Salvor Hardin

Incompetence and malevolence can be difficult to tell apart. Acts of violence are the fulcrum where they intersect and pivot around each other, for if violence is the last refuge of the incompetent, it is the chief goal of the malevolent. From different vantage points one can look very much like the other.

Take for instance a police officer who stops a young man in the street. Their encounter is very brief, yet the officer for some reason draws his service weapon and fires. And fires. And fires and fires.

And the young man dies.

Objectively, there is no reason why Michael Brown should not have survived his August 9 encounter with Officer Darren Wilson of the Ferguson, MO Police Department. He was an unarmed, 18-year-old kid who was 2 days away from starting college. Wilson was a 6-year police veteran with all the training and experience that entails, not to mention ready access to the array of lethal and less-lethal weaponry that all cops have at their disposal.

But Officer Darren Wilson killed Michael Brown. In the most charitable point of view, it looks like he found himself losing control of the situation, and despite all his training and experience he saw no other choice than to retreat immediately to his last refuge. But from a different viewpoint it looks more like he deliberately drew his gun instead of his taser (or instead of de-escalating completely and letting Michael walk away) and shot Michael Brown dead, firm in the belief that the world would not care about another dead black man in the street, and secure in the knowledge that his fellow officers would close ranks and shield him from the consequences if that belief proved unfounded.

It turns out that belief was unfounded, but luckily Officer Wilson’s chief had his back and was able to give him almost an entire week to settle his affairs and leave town before the world-at-large even knew his name. Whatever else he may be, Officer Wilson was competent enough to notice which way the wind was blowing and get the hell out of Dodge. He has been conspicuously absent ever since. His neighbors don’t expect that he’ll be back.

The question of incompetence or malevolence does not end with Darren Wilson, however, but extends to every action the Ferguson Police Department has made since the shooting.

  • Why did Michael Brown’s body lie bleeding in the street for four hours? Did nobody think to call for an ambulance? Or was he just another dead nigger, so who cares?
  • Why, when the authorities eventually deigned to retrieve his body, was Michael Brown carried away in the back of an SUV? Was being properly loaded onto a gurney in an ambulance too good for him?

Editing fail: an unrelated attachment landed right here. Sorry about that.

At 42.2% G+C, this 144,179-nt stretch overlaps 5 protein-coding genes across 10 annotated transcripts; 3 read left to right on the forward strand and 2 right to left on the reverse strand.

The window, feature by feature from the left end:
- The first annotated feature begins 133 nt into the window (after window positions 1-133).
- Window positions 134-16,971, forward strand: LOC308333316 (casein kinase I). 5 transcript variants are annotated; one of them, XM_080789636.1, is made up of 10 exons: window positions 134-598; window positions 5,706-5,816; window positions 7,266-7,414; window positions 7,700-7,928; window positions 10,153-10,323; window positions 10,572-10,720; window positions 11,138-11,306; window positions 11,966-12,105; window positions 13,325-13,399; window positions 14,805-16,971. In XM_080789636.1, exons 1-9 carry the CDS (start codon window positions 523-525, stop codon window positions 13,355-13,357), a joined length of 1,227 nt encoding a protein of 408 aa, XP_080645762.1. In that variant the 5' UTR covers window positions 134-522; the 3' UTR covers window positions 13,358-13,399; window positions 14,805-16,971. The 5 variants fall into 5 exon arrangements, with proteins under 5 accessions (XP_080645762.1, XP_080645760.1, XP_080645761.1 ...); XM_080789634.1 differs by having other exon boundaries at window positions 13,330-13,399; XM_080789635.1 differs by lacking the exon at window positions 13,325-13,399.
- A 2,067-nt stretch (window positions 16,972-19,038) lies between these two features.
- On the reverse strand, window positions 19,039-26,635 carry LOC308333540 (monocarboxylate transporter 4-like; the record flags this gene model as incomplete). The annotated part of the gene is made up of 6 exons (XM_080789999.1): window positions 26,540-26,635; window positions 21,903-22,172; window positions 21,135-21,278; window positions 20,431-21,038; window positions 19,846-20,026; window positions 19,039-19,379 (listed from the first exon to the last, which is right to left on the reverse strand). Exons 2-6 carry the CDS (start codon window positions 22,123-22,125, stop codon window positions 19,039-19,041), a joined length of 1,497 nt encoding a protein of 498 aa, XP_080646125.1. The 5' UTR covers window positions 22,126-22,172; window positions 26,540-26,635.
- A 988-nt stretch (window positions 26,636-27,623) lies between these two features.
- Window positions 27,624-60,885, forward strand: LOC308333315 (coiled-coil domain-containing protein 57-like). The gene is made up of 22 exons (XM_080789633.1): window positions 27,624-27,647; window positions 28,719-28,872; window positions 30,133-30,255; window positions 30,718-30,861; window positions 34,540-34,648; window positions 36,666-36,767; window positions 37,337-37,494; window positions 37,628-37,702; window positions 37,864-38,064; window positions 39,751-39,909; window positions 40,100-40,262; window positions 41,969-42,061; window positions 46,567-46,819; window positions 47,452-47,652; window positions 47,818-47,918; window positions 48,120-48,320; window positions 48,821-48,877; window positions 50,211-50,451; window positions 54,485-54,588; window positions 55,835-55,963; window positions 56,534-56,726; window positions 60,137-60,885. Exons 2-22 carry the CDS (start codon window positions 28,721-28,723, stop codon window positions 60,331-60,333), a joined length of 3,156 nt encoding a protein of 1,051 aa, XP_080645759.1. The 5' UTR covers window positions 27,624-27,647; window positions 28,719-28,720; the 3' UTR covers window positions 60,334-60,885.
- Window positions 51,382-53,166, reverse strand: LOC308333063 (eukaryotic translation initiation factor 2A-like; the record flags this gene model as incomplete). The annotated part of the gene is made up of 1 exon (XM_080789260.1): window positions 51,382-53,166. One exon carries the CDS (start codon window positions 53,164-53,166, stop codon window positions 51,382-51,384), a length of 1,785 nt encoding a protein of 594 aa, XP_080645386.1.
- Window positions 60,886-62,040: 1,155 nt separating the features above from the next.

• Why was a complete incident report of the shooting not immediately filed at the Ferguson Police Department? Why were the eye-witnesses to the event not immediately interviewed? Are there not strict procedures that must be followed whenever regrettable incidents like this occur? Or was Officer Wilson unofficially given some breathing room to come up with a likely story?
  • Why, when it became clear that the residents of Ferguson intended to peacefully protest in the streets, was the police response to roll out the armored vehicles, the snipers, and the masked storm troopers? Are rubber bullets and tear gas really the best way to disperse a peaceful gathering? Mightn’t they be considered somewhat antagonistic, antithetical to defusing a tense situation? Or was that the intention all along?
  • And why, when Ferguson Police Chief Thomas Jackson finally called a press conference on Friday, August 15 to disclose Officer Wilson’s name, did he spend so little time discussing Officer Wilson and his actions, and so much time discussing Michael Brown and a shoplifting incident that had not even been reported? Is Chief Jackson really so unaware of how badly that press conference was perceived by people who still have no answers to any of the questions that matter? Or was he deliberately blaming Michael Brown for his own death, and poisoning the pool for a neutral jury should the case ever go to trial?

The questions even extend beyond the Ferguson Police Department to the St. Louis county prosecuting attorney’s office. Why has Prosecuting Attorney Robert McCulloch not expressed any interest in determining whether it might be appropriate to bring charges against Office Wilson? Is it because he is blatantly and shamelessly already in the Ferguson Police Department’s corner, and willing to ignore any wrongdoing by his heroic law enforcement officers in the name of being tough on crime?

Is everyone involved in this travesty really this incompetent? Or has this horrible episode merely uncovered for the rest of us what the minority citizens of this country have always known: that black flesh is suffered to live only at the whim of its white overseers, that violent death may be only three minutes away, and that relief for the survivors will be denied as a matter of course.

Meanwhile, Michael Brown’s blood cries out from the ground for justice. We who stand by and do not act are complicit in his murder, and the murders of those who will surely follow him.

If you do nothing else, please sign Shaun King’s petition to enact police reform at the federal level.

in Life | 895 Words